As former Mossad chief Ephraim Halevy, who believes Israel should negotiate with Hamas, puts it, “The Israeli-Palestinian conflict is the only one in which the U.S. is still maintaining an ideological approach.” And therein lies the tragedy.

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36 Responses to U.S. Pours Gasoline on Gaza Fires

  1. Peter says:

    Thank you for an incisive summing up of the situation

  2. morris says:

    What’s the probability of a repeat of 2006? Israel fights for weeks in Gaza, and then the north explodes.
    In 2006 there was a Haaretz article on how Nasrallah goaded the Israeli leaders.
    Where’s the initiative to sidestep the unfolding historical forces?

  3. morris says:

    And Condi didn’t want a ceasefire in 2006 either.

  4. What puzzles me about the Vanity Fair piece is that Conflicts Forum reported virtually the same story in Jan. 2007–over a yr ago. Admittedly, Conflicts Forum got a lot less play than Vanity Fair & it’s good that such a widely read publication wrote about this. But why no acknowledgement in Rose’s article of the earlier story?

    I understand that David Rose had gov’t documents that Conflicts Forum didn’t have to confirm the coup plan. This indeed is newsworthy. But what annoys me about some journalism is that it claims to have invented the wheel w/o acknowledging previous work of others w/o whom the wheel might never have been invented.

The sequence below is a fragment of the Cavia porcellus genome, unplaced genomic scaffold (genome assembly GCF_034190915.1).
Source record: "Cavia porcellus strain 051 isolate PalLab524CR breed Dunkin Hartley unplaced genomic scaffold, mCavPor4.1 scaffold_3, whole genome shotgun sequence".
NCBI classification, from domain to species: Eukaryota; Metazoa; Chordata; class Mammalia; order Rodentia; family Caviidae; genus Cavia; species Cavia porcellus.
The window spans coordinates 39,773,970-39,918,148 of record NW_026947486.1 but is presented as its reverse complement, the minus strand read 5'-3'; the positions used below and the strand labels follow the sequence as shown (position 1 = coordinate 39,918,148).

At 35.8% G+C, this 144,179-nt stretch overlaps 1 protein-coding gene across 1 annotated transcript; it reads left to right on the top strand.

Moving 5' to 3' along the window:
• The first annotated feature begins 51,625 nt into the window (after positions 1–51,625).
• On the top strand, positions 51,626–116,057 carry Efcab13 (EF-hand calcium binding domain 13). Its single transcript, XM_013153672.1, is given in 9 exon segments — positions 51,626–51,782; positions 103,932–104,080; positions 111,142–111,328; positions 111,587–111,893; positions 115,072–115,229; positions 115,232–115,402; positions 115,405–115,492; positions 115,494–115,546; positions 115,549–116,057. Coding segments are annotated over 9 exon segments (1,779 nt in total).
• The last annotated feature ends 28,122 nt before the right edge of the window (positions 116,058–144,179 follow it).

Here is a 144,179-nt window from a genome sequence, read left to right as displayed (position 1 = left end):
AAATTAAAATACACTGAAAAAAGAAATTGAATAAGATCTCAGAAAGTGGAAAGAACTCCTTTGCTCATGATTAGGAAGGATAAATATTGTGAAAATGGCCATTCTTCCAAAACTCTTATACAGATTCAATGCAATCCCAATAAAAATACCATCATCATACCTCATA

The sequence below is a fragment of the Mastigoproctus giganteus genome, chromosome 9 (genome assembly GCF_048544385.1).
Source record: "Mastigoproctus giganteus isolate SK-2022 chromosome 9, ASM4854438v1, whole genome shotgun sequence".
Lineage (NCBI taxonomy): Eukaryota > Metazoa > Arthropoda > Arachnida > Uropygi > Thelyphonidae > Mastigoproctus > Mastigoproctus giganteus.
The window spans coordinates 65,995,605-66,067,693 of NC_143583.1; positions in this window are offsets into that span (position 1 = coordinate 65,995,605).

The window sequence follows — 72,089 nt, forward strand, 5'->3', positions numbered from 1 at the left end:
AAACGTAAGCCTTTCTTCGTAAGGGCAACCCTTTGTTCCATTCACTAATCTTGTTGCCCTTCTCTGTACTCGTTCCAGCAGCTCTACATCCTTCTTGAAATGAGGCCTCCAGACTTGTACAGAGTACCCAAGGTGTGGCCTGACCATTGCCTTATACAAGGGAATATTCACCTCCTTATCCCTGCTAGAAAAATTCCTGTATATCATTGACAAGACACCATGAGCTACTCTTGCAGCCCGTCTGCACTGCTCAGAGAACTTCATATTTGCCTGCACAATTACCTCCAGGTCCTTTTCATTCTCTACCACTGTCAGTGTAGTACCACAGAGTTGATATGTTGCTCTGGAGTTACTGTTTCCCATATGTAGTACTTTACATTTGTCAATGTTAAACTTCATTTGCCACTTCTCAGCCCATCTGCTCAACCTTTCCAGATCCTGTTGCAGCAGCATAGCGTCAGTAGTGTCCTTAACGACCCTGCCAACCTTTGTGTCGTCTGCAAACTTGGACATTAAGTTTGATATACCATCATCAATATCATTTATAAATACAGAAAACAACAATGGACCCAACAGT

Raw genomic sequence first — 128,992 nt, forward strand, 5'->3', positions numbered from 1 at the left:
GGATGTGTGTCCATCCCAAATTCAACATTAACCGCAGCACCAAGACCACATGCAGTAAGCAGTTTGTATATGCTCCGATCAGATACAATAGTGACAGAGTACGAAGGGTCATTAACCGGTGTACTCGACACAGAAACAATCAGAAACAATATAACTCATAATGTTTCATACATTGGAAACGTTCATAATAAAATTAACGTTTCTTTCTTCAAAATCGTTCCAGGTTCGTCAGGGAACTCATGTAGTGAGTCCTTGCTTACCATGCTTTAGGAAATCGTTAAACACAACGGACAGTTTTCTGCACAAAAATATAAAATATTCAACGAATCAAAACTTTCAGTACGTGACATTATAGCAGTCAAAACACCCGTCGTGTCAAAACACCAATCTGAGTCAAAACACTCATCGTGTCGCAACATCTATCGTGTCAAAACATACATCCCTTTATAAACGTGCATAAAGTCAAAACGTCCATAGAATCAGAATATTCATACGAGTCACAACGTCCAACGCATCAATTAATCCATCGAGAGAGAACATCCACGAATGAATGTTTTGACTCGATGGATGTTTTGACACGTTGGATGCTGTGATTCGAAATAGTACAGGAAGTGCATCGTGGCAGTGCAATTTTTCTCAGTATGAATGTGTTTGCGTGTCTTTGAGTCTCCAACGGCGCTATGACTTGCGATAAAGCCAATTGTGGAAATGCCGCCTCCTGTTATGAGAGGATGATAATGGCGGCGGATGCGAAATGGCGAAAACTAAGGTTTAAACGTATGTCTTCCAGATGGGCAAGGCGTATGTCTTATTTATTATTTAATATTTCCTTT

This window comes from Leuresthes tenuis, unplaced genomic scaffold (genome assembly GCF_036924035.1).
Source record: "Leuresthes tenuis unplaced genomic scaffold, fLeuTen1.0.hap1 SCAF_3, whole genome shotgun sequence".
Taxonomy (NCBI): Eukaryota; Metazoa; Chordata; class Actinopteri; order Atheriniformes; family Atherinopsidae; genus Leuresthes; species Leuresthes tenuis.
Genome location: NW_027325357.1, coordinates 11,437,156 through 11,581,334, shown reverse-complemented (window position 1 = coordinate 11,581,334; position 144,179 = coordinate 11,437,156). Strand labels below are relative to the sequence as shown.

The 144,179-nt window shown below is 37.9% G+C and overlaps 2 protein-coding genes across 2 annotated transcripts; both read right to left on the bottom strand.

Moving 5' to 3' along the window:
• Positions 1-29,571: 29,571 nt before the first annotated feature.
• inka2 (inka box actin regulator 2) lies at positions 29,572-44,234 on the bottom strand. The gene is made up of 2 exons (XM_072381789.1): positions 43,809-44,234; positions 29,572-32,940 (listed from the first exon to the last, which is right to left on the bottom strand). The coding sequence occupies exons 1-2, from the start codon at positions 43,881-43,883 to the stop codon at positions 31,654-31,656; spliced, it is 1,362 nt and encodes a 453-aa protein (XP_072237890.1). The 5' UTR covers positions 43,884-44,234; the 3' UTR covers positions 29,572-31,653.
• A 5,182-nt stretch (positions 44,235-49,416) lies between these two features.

5. John says:

    Tony’s statement about the recognition of Israel by the PLO is wrong. The PLO first recognized “Israel’s right to exist in peace and security” in 1988. The “letters of mutual recognition” by which the PLO assymmetrically recognized Israel and Israel recognized the PLO as the representative of the Palestinian people started off Oslo in 1993. Perhaps the amendment of the PLO charter is what is meant?

    What Hamas is being asked is even more – - to recognize “Israel’s right to exist as a Jewish state” -a demand carefully crafted to be rejected.

  6. Tony says:

    John – the point I was making is that Hamas is being required to amend its charter, which the PLO only did in 98. You could argue that Hamas, by offering a Hudna, is beginning a process of mutual recognition. But the point of my argument is to make clear, as does Uri Avnery in the guest post I published earlier, that the idea that Israel can’t deal with Hamas until it formally “recognizes” it is an evasion.

    I’m not sure of the latter point — has the Quartet actually spelled out “as a Jewish state” in its demands? Not even the PLO and Fatah have done that, nor are they likely to, even if they sign on to a peace deal that meets all the “demographic” demands of the Israeli side…

  7. Matthew says:

    The Jerusalem Post has an article about how Dahlan is aggitating to overthrow Abbas. Can you imagine a more illegitimate leader of the Palestinians?

    On the positive side, at least any “peace deal” signed by Israel and Dahlan would be a success: Dahlan would never attack Israel. It’s much easier to torture his own people.

  8. Tony says:

    I’ve certainly noticed that Dahlan is doing a lot of media availability right now, which always makes me suspicious!

  9. Matthew says:

    Tony: I cannot tell from either your post or from the Vanity Fair article how many Palestinians Condi Rice and Eliot Abrams believe must be killed before the Palestinians accept that their only “legitimate” leaders are those willing to accept whatever crumbs Israel throws their way.

    One would have thought that if Israel were interested in peace (a willing suspension of disbelief on my part), a sharp contrast between the West Bank and Gaza would have been drawn. Palestinians would have realized the “error” of their ways and Abbas would be sharing the fruits of Annapolis with the lucky West Bankers. Unlike Gaza, Ramallah would be flourishing; movement increased; and the economy back on track.